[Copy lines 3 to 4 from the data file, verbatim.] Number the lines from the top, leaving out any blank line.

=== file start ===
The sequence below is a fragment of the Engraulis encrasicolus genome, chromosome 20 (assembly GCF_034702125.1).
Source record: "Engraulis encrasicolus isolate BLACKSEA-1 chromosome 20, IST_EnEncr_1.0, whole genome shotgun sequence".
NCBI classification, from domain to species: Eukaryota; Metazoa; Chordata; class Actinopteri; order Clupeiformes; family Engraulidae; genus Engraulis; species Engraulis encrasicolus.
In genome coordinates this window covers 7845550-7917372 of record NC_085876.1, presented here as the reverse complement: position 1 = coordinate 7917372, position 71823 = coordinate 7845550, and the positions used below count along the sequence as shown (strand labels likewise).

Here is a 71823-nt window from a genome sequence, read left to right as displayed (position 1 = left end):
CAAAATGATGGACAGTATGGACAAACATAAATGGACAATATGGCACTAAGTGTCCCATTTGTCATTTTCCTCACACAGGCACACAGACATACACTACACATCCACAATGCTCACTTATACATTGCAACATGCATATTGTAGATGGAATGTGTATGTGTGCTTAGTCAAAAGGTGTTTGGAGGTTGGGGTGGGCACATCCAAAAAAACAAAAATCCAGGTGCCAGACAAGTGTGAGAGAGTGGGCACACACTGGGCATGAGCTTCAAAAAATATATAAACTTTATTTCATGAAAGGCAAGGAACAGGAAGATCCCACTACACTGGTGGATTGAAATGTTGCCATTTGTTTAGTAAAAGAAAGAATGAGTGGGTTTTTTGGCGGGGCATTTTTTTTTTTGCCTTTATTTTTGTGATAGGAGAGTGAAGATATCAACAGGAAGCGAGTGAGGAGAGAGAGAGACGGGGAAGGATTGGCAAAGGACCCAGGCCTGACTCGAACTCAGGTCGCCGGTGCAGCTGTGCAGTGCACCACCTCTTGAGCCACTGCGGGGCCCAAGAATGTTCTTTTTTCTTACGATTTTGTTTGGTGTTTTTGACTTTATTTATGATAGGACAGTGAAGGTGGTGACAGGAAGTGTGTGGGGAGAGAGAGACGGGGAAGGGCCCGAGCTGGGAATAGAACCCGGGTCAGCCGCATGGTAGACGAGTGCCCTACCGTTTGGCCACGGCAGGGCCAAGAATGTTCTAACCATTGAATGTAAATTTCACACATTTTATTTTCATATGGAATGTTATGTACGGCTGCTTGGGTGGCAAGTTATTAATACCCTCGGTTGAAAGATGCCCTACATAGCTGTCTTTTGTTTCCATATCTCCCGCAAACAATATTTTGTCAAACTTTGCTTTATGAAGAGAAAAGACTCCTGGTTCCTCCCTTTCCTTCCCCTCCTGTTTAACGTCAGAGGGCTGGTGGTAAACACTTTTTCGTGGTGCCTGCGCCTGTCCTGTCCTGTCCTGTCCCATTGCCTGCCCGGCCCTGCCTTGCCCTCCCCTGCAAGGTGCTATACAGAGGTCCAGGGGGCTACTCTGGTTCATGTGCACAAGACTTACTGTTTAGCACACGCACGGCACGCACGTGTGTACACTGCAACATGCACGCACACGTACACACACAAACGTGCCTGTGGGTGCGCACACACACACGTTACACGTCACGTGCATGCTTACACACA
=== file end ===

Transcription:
NCBI classification, from domain to species: Eukaryota; Metazoa; Chordata; class Actinopteri; order Clupeiformes; family Engraulidae; genus Engraulis; species Engraulis encrasicolus.
In genome coordinates this window covers 7845550-7917372 of record NC_085876.1, presented here as the reverse complement: position 1 = coordinate 7917372, position 71823 = coordinate 7845550, and the positions used below count along the sequence as shown (strand labels likewise).